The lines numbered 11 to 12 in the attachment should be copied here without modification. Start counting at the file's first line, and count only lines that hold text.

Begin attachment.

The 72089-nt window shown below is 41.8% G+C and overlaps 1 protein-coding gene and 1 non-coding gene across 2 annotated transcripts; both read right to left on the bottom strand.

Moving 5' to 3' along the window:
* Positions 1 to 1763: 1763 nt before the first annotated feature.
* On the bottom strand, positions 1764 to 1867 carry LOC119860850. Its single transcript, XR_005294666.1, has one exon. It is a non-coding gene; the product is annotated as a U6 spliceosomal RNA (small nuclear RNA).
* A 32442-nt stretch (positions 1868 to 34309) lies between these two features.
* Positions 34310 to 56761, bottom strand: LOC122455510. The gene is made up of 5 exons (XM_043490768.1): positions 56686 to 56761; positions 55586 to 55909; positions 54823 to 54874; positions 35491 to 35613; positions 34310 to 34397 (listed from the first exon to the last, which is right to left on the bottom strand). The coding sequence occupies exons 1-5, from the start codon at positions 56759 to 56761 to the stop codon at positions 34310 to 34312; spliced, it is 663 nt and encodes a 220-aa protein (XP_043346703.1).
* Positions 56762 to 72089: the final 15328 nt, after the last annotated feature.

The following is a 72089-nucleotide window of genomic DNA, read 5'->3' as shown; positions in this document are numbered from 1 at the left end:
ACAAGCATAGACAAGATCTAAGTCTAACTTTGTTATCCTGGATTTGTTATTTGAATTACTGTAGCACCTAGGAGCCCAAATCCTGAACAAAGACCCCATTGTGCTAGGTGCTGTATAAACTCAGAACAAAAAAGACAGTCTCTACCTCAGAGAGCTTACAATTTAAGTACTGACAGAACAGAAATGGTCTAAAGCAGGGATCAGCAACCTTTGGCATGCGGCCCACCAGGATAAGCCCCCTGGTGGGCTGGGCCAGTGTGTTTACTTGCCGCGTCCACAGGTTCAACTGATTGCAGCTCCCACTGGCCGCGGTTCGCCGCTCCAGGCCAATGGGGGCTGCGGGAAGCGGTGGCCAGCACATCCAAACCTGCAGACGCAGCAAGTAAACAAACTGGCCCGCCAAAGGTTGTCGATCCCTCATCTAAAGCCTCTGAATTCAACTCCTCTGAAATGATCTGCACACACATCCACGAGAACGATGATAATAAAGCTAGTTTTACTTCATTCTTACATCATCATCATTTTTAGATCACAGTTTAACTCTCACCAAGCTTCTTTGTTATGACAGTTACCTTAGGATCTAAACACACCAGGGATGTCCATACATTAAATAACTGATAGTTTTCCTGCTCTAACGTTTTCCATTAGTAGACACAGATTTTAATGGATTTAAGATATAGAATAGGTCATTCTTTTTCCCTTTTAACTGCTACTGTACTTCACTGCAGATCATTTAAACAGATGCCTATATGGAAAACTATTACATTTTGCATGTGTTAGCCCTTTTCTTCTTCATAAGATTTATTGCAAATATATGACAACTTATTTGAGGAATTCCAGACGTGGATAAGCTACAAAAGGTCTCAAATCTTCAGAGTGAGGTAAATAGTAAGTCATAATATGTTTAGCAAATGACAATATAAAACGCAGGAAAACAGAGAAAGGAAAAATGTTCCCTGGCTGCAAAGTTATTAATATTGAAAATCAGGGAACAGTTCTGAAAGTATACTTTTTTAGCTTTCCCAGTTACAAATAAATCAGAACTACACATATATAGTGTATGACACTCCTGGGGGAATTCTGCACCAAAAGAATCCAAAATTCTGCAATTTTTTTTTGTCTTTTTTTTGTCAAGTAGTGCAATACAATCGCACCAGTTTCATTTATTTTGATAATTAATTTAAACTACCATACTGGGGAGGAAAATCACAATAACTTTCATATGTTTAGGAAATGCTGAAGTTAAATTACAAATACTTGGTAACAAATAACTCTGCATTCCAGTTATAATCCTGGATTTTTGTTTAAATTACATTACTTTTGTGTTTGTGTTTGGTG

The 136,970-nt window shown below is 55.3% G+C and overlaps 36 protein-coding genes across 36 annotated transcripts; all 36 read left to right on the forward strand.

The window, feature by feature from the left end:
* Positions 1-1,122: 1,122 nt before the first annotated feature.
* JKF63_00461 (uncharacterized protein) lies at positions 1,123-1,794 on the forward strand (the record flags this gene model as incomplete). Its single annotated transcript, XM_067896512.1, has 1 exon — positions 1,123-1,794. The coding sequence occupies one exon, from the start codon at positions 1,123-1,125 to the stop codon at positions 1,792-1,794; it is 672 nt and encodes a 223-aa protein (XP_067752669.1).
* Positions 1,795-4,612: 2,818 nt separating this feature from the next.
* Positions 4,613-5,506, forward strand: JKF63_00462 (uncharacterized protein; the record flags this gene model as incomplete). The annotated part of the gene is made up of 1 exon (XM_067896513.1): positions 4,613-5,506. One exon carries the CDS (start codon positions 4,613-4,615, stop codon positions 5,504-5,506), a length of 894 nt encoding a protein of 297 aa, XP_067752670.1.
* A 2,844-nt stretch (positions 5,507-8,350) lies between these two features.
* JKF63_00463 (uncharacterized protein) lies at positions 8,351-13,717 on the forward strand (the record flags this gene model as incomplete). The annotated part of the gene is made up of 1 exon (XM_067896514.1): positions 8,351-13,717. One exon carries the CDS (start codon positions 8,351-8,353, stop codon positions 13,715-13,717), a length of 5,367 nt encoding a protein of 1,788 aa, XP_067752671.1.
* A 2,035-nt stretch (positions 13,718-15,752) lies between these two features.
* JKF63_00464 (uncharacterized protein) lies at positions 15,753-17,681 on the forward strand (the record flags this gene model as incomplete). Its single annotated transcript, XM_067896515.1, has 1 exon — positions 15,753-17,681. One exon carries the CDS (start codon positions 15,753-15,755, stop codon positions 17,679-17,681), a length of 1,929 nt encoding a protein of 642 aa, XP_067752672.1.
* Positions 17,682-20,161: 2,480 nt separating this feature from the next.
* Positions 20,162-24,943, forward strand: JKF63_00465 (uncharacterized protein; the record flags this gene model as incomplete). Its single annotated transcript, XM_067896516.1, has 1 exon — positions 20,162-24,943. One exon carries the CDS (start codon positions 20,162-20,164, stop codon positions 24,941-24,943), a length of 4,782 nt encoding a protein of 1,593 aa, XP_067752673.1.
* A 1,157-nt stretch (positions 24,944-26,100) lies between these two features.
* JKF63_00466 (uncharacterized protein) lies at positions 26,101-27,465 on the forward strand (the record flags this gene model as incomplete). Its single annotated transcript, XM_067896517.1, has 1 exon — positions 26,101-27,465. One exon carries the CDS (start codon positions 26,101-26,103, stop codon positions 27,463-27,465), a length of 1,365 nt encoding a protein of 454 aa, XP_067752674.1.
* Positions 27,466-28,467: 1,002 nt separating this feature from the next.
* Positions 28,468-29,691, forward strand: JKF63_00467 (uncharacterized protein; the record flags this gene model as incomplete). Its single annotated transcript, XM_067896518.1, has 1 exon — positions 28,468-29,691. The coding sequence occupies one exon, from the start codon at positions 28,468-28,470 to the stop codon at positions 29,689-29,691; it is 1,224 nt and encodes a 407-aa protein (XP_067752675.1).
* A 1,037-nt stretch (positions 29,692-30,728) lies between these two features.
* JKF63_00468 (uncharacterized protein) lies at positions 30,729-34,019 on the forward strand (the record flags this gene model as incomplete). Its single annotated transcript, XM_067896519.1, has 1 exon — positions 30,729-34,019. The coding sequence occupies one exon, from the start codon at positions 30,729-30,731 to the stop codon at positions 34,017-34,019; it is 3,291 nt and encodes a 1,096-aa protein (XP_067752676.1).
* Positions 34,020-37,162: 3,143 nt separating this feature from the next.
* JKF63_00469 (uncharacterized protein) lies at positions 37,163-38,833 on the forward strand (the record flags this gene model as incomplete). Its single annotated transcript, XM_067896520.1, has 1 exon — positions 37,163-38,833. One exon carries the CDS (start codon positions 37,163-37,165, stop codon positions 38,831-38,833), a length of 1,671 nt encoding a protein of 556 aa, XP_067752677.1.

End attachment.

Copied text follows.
The window, feature by feature from the left end:
* Positions 1-1,122: 1,122 nt before the first annotated feature.